Grandma’s name was Rosenberg. Am I Jewish? We hear questions like that so often. Someone encounters a name with a Germanic sound to it and jumps to the conclusion that the name is Yiddish. Other “non-standard” Polish names are taken, due to their “exotic” nature, to be Hebrew — by individuals with no knowledge of Hebrew.
Grandma’s name was Rosenberg. Am I Jewish?
We hear questions like that rather often. Someone encounters a name with a Germanic sound to it and jumps to the conclusion that the name is Yiddish. Other “non-standard” Polish names are taken, due to their “exotic” nature, to be Hebrew - — by individuals with no knowledge of Hebrew. In fact, any name can potentially be a “Jewish name,” i.e. a name used by a Jew. Two people bearing the very same name can be, respectively, a Jew and a non-Jew, descending from completely separate lineages. So, if a Jew can have any name that a non-Jew can have, is there really such a thing as a uniquely Jewish name, one that can point with reasonable certainty to Jewish ancestry? The answer to that is YES and it applies to a relatively small segment of the Jewish population.
Uniquely Jewish surnames fall into a number of categories which we briefly survey here
1. In many (probably most) languages, people were known for the trade they plied or the profession they practiced, e.g., Eng.: Taylor / Germ. + Yidd.: Schneider / Polish: Krawiec / Russ.: Portnoy. That was just as true of the Jewish population which, alongside the Yiddish Schneider, retained the Hebrew name Chayat or Chait, also meaning tailor. Everyone had tailors and everyone knew who they were. The same was true of other occupations. But the Jews had something their non-Jewish neighbors did not: Uniquely Jewish surnames derived fromuniquely Jewish occupations. What were some of these special occupations?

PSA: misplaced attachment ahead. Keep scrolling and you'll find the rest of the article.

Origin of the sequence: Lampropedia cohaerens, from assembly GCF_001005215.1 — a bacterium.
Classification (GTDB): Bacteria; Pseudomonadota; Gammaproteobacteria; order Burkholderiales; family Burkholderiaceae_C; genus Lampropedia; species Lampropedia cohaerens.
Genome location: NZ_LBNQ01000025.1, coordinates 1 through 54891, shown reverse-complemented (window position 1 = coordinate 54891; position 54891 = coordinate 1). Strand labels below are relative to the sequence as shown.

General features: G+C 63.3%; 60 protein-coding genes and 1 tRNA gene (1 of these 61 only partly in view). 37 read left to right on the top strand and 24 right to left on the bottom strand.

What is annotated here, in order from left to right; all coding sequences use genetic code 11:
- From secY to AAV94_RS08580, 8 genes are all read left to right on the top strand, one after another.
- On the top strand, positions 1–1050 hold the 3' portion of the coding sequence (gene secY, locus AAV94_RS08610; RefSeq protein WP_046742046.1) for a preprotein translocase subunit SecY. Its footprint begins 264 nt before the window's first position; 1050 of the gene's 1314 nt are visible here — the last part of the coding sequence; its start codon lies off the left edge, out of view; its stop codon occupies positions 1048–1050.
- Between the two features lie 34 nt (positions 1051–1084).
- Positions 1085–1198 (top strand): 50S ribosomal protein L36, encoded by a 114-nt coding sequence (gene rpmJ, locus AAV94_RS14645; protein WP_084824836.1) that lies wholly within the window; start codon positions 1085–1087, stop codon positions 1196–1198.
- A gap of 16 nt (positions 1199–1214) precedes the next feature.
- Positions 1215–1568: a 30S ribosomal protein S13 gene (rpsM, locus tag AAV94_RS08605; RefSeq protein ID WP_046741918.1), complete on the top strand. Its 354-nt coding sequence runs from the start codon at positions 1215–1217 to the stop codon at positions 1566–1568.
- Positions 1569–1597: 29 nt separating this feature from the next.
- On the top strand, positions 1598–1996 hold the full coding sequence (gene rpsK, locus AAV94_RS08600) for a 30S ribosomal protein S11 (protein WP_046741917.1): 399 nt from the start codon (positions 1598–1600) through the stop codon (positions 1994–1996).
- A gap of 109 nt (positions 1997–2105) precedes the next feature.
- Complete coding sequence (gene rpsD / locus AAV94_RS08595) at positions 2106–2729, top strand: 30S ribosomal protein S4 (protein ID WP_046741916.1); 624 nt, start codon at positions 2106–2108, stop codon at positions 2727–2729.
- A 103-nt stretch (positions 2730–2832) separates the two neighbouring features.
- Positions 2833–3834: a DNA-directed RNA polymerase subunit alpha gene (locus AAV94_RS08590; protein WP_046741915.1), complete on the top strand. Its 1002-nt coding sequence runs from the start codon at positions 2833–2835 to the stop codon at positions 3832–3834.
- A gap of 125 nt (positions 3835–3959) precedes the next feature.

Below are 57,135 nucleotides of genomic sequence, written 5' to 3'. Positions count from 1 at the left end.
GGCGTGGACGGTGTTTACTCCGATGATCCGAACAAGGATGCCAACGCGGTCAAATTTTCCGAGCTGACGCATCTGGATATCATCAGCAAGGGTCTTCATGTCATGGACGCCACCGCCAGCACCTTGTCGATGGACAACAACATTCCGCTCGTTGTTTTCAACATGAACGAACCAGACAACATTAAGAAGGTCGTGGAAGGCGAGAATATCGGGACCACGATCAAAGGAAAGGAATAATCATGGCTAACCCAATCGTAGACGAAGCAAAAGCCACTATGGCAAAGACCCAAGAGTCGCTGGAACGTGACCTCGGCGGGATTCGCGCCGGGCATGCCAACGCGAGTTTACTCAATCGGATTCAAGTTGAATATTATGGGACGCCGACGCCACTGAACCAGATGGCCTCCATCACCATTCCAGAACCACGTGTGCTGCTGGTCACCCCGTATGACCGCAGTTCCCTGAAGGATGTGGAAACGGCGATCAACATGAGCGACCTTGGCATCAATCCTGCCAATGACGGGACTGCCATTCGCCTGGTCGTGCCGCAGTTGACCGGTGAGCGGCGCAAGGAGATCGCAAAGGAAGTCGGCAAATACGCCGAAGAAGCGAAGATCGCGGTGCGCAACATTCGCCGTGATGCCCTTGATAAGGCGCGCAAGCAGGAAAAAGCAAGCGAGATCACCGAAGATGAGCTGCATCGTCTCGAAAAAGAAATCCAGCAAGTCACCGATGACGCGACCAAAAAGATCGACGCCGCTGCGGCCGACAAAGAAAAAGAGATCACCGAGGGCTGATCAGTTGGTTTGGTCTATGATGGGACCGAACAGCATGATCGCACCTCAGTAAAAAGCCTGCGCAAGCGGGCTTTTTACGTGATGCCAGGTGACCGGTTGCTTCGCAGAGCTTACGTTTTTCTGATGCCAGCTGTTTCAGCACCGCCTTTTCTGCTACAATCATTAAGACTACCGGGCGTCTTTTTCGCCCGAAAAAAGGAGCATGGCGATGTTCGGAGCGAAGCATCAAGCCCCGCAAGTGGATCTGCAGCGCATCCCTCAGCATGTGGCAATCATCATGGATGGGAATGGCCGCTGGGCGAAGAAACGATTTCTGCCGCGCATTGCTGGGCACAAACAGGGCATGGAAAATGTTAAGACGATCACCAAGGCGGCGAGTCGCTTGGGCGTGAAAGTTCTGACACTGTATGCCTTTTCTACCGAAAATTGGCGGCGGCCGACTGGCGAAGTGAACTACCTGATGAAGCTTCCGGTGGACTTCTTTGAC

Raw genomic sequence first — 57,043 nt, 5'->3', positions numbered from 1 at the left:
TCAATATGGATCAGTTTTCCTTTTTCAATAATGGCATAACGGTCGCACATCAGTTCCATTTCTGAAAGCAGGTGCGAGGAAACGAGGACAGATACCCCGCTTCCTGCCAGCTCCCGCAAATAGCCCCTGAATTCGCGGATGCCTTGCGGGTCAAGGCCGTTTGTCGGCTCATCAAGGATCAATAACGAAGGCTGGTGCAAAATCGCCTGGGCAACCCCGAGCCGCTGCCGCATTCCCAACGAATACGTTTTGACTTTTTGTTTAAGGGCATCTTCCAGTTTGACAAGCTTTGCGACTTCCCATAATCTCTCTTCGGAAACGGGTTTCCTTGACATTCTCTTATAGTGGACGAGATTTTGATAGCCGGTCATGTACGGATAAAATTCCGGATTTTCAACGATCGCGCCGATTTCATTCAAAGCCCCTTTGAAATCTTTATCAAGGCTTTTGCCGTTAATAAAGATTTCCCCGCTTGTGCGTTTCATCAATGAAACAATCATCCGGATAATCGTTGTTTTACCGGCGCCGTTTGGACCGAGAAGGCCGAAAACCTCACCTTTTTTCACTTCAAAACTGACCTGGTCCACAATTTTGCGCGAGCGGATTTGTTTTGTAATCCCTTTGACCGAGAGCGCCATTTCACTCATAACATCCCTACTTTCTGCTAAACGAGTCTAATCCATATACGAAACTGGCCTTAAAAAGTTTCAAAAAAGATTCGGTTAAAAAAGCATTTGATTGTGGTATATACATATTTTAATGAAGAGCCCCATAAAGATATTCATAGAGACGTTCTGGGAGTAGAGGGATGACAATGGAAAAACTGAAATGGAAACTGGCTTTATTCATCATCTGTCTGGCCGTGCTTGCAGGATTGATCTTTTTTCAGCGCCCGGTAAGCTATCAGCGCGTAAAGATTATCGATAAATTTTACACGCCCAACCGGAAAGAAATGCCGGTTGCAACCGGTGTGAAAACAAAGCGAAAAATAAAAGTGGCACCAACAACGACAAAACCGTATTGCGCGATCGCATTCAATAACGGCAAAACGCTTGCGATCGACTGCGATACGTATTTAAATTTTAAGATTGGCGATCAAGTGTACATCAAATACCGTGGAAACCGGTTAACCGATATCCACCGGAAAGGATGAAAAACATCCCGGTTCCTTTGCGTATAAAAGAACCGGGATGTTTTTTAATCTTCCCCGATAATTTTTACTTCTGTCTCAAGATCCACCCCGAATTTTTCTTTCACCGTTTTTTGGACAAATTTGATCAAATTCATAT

- Cohen (also Kon, Kagan, Kahane, Kohanim) – a priest in the Temple of Jerusalem (and descendants)
- Levi (also Leviyim/Banilevi/Segal) – aide to the Temple priests (and descendants)
- Israel (also Srulewicz) – a non-priestly Israelite. This name, however, came to be used in the Protestant churches. A completely unique (if rare) surname is Majmudes, a Hebrew name referring to the prayer services of the non-priests at the Temple.
Moving from the Temple of Jerusalem to the synagogue of later centuries, we come to roles played in the latter institution:
- Rabi or Rabin – a rabbi. The simplicity of the word structure makes it possible that it appears in other languages with entirely unrelated meanings;
- Magid – a travelling preacher;
- Dayan – a rabbinic judge;
- Hazzan – a cantor who leads the prayers;
- Parnas – (not to be mistaken for Parnassus) a sponsor and leader of the synagogue;
- Other synagogue-associated roles include: Melamed – a teacher; Belfer – a teacher's assistant; Tylemzoger – one who recites psalms; Shulklapper – one who wakes people for morning prayers; Sofer – scribe who writes sacred scrolls.
Finally, the original category of more common professions. All that makes these names uniquely Jewish is that they are the Hebrew terms for the professions: Balagula – wagondriver; Tabach – cook; Chayat – tailor; Rokeach – pharmacist: Rofe – physician; Katzav/Shochet/Bodek/Menaker/Shub, all trades involved in butchery, and others.